How to convert grass to garden

I have a nice patch of grass in my back yard I want to convert to garden. What are some good ways to get rid of the grass - kill it, turn it under, etc. ?
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"Ook" <Ook Don't send me any freakin' spam at zootal dot com delete the Don't send me any freakin' spam> wrote:

Adopt a border collie...... ;-)
I'd like to find a variety of grass that is dog proof!
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I have dug it up with a shovel and picked up the top 3 inches and piled it up elsewhere till the grass died. Very time consuming a lot of physical work.
You could kill it first, but that would put a lot of chemicals in the ground. If you don't get rid of it completely it will come back to haunt you.
Dwayne
"Ook" <Ook Don't send me any freakin' spam at zootal dot com delete the Don't send me any freakin' spam> wrote in message

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"Ook" <Ook Don't send me any freakin' spam at zootal dot com delete the Don't send me any freakin' spam> wrote in

Digging is rough. You could use boiling water. Cook some potatoes for mashed. Take the hot water and put it in a watering can and water sections of the grass. Steam some green beans or carrots for dinner, use that hot water too. Over a few weeks you can probably kill large sections of the grass for a nice small garden. A large garden you could rent a rototiller.
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"Ook" <Ook Don't send me any freakin' spam at zootal dot com delete the Don't send me any freakin' spam> wrote in message

get rid, or if there's a huge amount, you could hire a turf stripper which does the same but a lot quicker and neater. Then you could use the turf for elsewhere, or you could make a loam stack. Stack your turf green side to green side and brown side to brown side, cover the pile and this time next year you'll have some nice compost.
Steve
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By far the easiest way is cover it with cardboard or newspapers (several layers of newspapers, or one of cardboard), cover the paper with mulch, and plant through the mulch the first year.
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"Ook" <Ook Don't send me any freakin' spam at zootal dot com delete the Don't send me any freakin' spam> wrote in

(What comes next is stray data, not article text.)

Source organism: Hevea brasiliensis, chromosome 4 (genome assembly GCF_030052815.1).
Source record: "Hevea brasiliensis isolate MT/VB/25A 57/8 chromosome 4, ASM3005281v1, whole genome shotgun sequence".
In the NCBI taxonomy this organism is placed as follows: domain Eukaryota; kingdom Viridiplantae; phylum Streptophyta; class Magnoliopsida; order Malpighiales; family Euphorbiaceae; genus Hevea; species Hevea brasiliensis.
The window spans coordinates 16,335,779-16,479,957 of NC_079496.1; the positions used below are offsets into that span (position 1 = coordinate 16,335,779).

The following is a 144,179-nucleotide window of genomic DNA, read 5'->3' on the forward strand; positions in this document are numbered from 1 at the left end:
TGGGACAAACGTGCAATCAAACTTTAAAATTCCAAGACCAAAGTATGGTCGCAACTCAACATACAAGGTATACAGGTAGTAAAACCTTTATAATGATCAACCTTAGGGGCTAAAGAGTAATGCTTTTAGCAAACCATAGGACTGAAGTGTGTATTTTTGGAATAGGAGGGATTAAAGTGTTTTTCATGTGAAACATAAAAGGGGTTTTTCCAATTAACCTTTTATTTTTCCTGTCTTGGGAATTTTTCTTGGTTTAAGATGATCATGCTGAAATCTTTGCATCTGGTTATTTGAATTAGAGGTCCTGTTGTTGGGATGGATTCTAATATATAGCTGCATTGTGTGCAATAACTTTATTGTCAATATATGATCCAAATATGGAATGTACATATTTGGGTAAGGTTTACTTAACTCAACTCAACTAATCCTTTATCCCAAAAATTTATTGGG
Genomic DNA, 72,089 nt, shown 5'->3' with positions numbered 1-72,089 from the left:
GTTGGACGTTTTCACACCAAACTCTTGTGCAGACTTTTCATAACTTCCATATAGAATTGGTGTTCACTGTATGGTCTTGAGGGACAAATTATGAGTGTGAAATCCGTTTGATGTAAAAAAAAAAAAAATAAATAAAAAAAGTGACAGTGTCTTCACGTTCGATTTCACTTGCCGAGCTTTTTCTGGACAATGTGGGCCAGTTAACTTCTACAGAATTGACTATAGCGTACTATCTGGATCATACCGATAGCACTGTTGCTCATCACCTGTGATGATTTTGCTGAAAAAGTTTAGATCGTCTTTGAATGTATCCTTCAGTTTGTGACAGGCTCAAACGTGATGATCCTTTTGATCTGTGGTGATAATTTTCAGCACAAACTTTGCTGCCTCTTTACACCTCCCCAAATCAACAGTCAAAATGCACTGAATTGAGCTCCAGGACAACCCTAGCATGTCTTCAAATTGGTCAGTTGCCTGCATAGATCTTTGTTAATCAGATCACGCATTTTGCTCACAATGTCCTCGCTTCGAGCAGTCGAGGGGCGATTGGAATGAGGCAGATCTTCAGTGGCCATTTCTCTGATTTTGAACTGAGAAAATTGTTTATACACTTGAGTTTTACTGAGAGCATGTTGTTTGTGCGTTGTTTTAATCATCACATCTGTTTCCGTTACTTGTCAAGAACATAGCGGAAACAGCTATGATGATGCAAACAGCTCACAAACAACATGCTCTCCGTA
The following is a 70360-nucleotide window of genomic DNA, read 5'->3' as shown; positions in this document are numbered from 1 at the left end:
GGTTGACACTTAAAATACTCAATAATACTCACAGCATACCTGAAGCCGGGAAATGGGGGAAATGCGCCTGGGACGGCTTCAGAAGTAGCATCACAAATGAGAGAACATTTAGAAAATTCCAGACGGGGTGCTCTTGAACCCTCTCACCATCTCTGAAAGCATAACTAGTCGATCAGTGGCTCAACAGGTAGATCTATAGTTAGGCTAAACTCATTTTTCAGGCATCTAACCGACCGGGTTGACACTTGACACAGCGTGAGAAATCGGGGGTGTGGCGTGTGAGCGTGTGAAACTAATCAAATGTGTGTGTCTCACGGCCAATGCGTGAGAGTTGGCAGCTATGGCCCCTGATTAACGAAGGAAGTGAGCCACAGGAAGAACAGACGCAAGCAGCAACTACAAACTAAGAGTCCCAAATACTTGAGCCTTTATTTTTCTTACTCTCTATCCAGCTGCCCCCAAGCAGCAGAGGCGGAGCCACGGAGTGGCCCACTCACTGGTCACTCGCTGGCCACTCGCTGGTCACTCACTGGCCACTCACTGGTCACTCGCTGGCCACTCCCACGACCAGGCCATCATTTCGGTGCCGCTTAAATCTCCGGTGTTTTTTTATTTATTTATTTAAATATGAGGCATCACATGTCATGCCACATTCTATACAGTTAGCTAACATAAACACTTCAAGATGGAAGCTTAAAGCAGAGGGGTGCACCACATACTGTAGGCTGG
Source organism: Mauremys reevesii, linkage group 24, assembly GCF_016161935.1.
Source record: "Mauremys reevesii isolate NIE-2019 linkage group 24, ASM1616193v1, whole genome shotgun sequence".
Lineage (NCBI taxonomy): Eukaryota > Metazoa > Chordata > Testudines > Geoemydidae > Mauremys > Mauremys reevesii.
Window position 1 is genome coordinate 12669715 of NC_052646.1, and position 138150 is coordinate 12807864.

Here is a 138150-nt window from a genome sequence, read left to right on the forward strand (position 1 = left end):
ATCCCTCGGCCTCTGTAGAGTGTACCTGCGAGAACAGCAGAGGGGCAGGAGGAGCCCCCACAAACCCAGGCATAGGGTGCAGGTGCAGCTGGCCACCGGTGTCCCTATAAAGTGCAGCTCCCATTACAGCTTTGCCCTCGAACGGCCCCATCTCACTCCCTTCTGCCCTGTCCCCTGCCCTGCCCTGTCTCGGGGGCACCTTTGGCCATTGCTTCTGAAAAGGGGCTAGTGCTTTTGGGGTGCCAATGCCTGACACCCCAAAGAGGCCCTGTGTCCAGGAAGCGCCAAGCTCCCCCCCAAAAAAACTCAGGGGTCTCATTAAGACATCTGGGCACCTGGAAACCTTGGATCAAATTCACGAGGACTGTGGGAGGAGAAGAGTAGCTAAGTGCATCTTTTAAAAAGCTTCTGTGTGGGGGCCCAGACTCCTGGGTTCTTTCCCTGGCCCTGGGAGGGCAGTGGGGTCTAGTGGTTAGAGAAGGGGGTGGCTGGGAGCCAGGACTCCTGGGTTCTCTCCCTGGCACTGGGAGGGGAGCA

While I haven't tried this, you could mow it really short first then try other removal methods. We used a pick ax, straight bottom shovel, and tiller to get our garden going last year. I found the best thing to do with the grass is to pile it up on one end of the garden and let it sit for about a month and till it. Repeat. (Don't try to grow anything there yet!) When it converts to soil, you should be good.
Puckdropper
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Depends on what kind of grass. If it is bermuda about the only way to kill it is with Roundup. No residuals to worry about.
You can use clear plastic to solarized the area.
Cut as short as you can, newspaper/cardboard topped with mulch.
Desod it with a flathead shovel and use the sod to start your compost pile upside down.
John!
Ook wrote:

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I'd vote for that last: just take the sod off. If you turn it over you end up fighting all the grass that's trying to turn around and come up again. If you turn over or kill it, you have to hack at pads of sod as you prepare the bed, unless you have a really good gas tiller to chop them up. I prefer the old fashoned way: shave off a square foot of sod with a shovel, shake it like a bathmat, then throw it in the wheelbarrow to compost it or use it as fill for a low spot somewhere else in the yard. When you're done you have a soft, weed-free bed ready to be worked.
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Hello "Ook" & all;
"Ook" <Ook Don't send me any freakin' spam at zootal dot com delete the Don't send me any freakin' spam> wrote in message